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Reader Participation Day: Do You Prefer A Paper Or Electronic Map For Your Travel Navigation?


Back in 1918, this traveler's choice of map styles was definitely limited to the "old-school" variety. Photo from National Library of Scotland via Creative Commons and flickr.

Whether you're a "windshield tourist" who rarely leaves the pavement or a serious backcountry hiker, you'll find plenty of high-tech aids to navigation. GPS units, apps for smart phones and other electronic devices offer a growing number of alternatives to traditional paper maps.

Both approaches clearly have their pros and cons—and their fans. It's hard to beat a traditional paper map when you want to get the big picture of an area or your route, and for backcountry users, the venerable topographic map offers details that can be critical to survival. Although figuring out how to refold that old-school map can sometimes be a pain, there's no denying their major advantages: they'll work anywhere, and the battery never dies.

A GPS and other electronic travel aids, on the other hand, might offer more current information than a paper map, can search out local services such as restaurants and gas stations, and can be read in the dark without a flashlight. Some devices, such as electronic versions of topographic maps, try to combine the best of both worlds.

Cautious travelers realize that directions from a GPS can sometimes lead the unwary into difficult or even dangerous situations. In some cases, route information is wildly inaccurate, and park visitors have died after following faulty directions and becoming stranded in remote locations.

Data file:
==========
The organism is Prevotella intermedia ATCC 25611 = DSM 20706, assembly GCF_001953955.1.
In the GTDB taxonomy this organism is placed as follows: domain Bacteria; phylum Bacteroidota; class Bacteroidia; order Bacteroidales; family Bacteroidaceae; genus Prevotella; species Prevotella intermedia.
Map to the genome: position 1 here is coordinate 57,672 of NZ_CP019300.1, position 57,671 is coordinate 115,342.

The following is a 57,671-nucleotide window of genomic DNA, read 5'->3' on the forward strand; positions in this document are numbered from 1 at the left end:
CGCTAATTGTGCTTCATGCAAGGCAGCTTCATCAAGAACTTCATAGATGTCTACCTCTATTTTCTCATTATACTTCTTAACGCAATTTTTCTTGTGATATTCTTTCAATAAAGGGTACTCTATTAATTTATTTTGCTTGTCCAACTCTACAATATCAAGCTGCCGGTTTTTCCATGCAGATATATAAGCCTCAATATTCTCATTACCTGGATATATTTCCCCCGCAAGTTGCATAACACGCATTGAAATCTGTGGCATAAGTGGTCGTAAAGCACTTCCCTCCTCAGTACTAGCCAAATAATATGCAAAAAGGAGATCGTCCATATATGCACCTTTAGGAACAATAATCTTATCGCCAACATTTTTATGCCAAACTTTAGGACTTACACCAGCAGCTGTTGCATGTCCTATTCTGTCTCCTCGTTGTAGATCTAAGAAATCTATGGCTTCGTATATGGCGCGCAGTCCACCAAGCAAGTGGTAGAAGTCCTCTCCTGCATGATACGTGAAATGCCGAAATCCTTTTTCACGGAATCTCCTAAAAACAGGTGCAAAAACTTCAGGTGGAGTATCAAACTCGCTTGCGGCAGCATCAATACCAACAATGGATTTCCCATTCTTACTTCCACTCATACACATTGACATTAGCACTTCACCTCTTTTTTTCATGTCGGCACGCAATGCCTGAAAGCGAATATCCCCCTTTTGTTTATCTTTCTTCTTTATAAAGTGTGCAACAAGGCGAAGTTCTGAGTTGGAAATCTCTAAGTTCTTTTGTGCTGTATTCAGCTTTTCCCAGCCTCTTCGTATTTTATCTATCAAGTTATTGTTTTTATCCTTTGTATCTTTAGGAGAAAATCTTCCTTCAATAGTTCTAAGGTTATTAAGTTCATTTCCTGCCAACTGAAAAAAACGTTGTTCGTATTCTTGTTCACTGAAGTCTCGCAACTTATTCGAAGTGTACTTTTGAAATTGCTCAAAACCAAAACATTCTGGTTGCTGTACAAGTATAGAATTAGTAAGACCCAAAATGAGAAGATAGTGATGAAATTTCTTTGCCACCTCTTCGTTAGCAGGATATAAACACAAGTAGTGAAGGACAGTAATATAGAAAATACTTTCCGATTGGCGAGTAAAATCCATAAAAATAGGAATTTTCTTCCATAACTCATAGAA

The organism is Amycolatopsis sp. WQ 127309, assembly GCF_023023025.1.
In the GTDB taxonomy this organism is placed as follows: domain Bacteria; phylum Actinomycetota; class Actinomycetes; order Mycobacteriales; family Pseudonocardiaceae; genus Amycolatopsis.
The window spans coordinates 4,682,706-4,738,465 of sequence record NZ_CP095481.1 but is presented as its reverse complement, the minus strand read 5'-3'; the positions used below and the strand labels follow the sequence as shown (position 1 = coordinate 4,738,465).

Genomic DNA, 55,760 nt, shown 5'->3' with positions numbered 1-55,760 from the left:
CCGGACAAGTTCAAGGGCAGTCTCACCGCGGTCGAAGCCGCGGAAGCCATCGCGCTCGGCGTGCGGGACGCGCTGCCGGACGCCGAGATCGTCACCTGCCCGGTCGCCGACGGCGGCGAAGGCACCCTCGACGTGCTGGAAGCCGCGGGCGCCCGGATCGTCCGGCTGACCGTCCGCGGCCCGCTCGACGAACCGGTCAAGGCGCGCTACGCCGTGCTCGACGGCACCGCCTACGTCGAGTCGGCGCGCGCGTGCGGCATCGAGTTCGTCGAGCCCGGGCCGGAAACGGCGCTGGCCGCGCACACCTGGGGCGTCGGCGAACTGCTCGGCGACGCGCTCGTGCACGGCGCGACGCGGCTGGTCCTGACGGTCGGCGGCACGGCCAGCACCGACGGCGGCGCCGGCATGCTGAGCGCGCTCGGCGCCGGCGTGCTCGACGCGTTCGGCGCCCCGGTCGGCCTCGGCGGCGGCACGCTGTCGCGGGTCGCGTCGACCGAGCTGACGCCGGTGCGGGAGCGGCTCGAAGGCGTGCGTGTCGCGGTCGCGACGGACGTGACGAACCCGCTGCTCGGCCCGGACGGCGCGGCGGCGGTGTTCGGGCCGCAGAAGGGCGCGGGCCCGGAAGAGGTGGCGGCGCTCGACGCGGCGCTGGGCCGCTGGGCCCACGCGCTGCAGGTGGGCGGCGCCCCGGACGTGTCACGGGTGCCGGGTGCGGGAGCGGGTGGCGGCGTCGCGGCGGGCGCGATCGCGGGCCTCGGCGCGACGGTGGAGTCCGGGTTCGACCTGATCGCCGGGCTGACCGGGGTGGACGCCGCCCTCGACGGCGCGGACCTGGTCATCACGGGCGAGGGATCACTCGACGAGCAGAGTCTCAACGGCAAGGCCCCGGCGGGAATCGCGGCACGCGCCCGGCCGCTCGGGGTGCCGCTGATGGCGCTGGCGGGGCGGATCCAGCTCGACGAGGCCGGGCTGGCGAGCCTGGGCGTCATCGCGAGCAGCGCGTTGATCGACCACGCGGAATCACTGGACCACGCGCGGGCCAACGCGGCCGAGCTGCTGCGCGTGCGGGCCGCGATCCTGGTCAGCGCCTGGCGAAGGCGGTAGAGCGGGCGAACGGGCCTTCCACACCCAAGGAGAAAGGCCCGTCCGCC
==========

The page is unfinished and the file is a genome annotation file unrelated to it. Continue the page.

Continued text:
So...what's your preference for navigating to—and through—a park? Do you still unfold a trusty paper map, rely on a high-tech device, or use a combination of the two?

Have you had any personal adventures—or misadventures—as a result of using either an old- style map or an electronic version?


I once was able to drive a vehicle that had a built in navigation system. I so very excited to be out in civilization that I decided to hit a Starbucks (nearest one a 4 hour drive from my house) so I punched it in. The GPS led me to one that wasn't even built yet and there wasn't going to be another one for the rest of my trip. I was so traumatized by that experience that I have never trusted another electronic navigation system. I'm all about the paper maps and have always used those.

GPS for driving, but with paper maps as a backup if I'm in another state, just in case it malfunctions. On the trail I'll have my GPS out mainly to record my path so I can upload it onto mapping software when I get home, and have another trip souvenir in addition to photos to show where I've been. Still, I also treasure my collection of worn, torn, water-stained paper maps from past trips, pre- and post-GPS.